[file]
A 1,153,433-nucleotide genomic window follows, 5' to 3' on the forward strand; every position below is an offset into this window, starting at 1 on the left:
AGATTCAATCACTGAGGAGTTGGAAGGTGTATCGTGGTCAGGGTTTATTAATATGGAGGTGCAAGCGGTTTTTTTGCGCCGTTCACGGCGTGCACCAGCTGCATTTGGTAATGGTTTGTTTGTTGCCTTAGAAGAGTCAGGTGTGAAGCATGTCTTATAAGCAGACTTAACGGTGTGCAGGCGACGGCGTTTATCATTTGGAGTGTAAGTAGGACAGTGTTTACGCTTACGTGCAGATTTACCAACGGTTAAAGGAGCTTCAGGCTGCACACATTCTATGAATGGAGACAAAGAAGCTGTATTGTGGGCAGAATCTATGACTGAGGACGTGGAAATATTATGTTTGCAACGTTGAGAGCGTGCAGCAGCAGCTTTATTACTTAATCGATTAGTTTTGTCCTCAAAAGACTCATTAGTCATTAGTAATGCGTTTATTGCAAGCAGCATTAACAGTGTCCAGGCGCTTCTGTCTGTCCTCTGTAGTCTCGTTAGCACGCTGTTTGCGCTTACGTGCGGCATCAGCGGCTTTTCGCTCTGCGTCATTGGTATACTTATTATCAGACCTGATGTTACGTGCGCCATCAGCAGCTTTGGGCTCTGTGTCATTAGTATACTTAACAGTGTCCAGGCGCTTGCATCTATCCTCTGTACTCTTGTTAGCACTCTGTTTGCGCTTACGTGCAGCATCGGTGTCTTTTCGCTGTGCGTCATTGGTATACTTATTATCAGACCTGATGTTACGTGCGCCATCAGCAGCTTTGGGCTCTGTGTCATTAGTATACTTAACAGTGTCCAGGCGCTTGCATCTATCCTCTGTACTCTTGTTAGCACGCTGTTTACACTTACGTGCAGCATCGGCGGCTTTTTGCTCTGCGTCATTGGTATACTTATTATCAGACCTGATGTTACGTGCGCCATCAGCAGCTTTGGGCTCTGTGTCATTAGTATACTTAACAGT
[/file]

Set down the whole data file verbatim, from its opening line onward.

A 1,153,433-nucleotide genomic window follows, 5' to 3' on the forward strand; every position below is an offset into this window, starting at 1 on the left:
AGATTCAATCACTGAGGAGTTGGAAGGTGTATCGTGGTCAGGGTTTATTAATATGGAGGTGCAAGCGGTTTTTTTGCGCCGTTCACGGCGTGCACCAGCTGCATTTGGTAATGGTTTGTTTGTTGCCTTAGAAGAGTCAGGTGTGAAGCATGTCTTATAAGCAGACTTAACGGTGTGCAGGCGACGGCGTTTATCATTTGGAGTGTAAGTAGGACAGTGTTTACGCTTACGTGCAGATTTACCAACGGTTAAAGGAGCTTCAGGCTGCACACATTCTATGAATGGAGACAAAGAAGCTGTATTGTGGGCAGAATCTATGACTGAGGACGTGGAAATATTATGTTTGCAACGTTGAGAGCGTGCAGCAGCAGCTTTATTACTTAATCGATTAGTTTTGTCCTCAAAAGACTCATTAGTCATTAGTAATGCGTTTATTGCAAGCAGCATTAACAGTGTCCAGGCGCTTCTGTCTGTCCTCTGTAGTCTCGTTAGCACGCTGTTTGCGCTTACGTGCGGCATCAGCGGCTTTTCGCTCTGCGTCATTGGTATACTTATTATCAGACCTGATGTTACGTGCGCCATCAGCAGCTTTGGGCTCTGTGTCATTAGTATACTTAACAGTGTCCAGGCGCTTGCATCTATCCTCTGTACTCTTGTTAGCACTCTGTTTGCGCTTACGTGCAGCATCGGTGTCTTTTCGCTGTGCGTCATTGGTATACTTATTATCAGACCTGATGTTACGTGCGCCATCAGCAGCTTTGGGCTCTGTGTCATTAGTATACTTAACAGTGTCCAGGCGCTTGCATCTATCCTCTGTACTCTTGTTAGCACGCTGTTTACACTTACGTGCAGCATCGGCGGCTTTTTGCTCTGCGTCATTGGTATACTTATTATCAGACCTGATGTTACGTGCGCCATCAGCAGCTTTGGGCTCTGTGTCATTAGTATACTTAACAGT